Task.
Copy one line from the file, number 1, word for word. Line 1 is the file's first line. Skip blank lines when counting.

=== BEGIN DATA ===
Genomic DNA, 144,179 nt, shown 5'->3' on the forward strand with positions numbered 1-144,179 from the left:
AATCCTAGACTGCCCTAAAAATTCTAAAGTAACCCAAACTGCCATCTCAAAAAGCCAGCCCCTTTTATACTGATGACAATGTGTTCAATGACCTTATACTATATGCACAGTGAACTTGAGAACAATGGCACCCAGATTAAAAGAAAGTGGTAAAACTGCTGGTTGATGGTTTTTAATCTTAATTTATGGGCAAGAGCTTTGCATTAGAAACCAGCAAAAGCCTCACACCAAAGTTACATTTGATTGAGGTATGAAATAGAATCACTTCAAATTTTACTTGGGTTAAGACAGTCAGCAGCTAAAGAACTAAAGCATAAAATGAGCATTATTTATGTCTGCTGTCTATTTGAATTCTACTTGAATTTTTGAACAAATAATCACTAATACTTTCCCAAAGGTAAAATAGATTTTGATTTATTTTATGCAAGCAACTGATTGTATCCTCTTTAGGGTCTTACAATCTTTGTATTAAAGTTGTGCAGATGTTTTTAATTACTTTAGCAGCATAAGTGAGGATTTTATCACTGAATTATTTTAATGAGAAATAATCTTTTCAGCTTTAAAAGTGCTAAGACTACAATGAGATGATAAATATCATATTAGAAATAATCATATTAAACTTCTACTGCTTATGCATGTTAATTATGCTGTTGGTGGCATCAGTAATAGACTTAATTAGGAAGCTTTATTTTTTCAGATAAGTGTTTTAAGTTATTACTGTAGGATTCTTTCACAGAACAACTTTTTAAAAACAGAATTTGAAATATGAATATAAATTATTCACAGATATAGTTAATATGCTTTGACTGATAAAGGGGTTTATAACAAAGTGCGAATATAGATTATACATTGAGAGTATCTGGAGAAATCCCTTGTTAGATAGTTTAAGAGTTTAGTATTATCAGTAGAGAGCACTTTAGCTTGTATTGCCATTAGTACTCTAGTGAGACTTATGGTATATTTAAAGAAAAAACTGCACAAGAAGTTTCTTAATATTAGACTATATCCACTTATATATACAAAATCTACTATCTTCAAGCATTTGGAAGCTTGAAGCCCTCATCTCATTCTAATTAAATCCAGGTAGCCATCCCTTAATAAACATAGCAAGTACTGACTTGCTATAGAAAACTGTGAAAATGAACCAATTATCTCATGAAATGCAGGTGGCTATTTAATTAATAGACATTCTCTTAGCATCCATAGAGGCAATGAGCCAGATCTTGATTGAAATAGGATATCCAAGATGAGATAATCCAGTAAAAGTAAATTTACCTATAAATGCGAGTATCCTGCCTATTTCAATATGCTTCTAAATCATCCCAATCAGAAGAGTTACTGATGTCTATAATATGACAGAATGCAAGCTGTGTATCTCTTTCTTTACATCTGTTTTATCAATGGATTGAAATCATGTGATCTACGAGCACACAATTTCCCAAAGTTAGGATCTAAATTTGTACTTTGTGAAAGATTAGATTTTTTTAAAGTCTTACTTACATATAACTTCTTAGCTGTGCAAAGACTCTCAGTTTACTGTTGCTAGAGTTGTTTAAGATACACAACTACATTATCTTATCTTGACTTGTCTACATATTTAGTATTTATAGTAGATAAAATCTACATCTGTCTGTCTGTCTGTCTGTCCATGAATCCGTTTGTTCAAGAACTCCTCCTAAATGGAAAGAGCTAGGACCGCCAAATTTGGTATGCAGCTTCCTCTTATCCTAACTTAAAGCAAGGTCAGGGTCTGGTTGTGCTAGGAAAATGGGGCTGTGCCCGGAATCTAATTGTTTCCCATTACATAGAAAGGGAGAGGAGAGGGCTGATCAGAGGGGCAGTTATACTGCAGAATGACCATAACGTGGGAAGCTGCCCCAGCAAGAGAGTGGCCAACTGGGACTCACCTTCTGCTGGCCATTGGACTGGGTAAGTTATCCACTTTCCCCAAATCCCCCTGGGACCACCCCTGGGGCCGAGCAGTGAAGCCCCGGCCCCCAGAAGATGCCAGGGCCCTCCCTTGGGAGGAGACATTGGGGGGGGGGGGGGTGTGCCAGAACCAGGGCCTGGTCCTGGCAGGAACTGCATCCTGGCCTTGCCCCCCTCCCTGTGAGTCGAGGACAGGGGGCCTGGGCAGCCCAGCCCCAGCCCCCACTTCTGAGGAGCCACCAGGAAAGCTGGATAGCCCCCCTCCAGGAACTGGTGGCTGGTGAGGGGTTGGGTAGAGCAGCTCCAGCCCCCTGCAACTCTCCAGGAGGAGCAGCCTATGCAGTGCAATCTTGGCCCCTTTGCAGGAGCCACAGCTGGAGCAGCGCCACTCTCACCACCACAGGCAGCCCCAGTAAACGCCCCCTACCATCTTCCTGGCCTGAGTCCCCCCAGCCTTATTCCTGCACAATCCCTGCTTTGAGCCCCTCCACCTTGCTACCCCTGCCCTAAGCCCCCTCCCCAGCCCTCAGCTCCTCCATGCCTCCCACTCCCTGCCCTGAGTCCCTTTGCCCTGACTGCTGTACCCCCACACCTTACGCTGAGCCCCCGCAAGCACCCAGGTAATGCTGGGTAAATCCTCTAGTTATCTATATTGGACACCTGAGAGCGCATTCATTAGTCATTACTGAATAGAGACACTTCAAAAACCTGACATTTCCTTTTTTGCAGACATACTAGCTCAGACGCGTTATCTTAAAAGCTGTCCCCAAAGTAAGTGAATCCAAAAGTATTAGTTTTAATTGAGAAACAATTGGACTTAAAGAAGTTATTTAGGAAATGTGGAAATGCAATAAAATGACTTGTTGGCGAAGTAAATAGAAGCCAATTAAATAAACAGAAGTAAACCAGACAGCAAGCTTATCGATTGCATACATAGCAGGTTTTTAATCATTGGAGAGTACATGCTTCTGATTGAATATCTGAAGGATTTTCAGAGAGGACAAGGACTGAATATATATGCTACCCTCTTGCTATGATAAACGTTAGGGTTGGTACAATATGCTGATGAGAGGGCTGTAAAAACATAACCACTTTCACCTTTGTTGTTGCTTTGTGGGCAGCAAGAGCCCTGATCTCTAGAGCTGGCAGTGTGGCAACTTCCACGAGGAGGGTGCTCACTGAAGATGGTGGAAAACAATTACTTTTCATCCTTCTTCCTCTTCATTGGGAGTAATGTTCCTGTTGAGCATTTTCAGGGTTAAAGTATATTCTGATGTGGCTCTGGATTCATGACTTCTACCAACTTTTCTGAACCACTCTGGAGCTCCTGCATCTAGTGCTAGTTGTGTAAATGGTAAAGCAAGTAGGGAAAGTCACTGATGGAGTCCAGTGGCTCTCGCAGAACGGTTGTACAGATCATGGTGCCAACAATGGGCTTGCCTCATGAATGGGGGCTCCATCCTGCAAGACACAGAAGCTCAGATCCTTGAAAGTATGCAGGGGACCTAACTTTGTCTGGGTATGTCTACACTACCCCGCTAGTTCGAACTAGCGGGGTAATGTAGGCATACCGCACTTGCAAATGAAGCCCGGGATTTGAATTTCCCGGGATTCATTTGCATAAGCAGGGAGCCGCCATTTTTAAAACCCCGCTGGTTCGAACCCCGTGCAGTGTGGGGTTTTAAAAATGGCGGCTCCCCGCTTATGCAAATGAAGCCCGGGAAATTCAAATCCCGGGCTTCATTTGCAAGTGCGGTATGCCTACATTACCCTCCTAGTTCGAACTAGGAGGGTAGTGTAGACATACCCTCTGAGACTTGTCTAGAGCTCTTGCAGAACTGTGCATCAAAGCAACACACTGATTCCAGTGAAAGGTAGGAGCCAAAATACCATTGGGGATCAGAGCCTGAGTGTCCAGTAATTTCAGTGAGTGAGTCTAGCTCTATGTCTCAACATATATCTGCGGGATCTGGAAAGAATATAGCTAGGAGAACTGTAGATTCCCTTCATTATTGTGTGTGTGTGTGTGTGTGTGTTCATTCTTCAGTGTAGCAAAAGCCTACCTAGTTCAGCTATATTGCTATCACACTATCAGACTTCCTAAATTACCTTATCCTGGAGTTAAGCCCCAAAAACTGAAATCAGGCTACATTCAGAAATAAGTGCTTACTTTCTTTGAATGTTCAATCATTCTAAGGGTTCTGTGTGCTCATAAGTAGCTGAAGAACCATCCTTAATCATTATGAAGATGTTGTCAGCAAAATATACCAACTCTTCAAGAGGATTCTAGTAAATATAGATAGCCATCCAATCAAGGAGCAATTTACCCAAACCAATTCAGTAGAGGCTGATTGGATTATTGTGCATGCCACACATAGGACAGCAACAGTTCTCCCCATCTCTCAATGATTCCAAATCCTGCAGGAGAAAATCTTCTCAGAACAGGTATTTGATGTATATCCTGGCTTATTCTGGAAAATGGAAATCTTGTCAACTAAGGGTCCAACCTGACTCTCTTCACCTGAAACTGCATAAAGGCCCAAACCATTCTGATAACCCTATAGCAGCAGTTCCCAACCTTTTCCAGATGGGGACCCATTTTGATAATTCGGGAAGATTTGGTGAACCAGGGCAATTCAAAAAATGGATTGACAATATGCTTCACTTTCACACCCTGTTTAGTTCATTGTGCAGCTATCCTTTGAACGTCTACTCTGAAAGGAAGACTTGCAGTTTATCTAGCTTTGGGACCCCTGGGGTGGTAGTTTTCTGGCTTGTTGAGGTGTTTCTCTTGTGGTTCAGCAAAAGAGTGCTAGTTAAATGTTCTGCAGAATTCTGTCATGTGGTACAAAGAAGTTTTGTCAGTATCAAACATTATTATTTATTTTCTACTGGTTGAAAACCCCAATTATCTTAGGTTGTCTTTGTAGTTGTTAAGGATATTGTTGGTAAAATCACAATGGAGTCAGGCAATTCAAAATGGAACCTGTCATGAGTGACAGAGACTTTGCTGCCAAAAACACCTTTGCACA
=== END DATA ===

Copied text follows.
Genomic DNA, 144,179 nt, shown 5'->3' on the forward strand with positions numbered 1-144,179 from the left: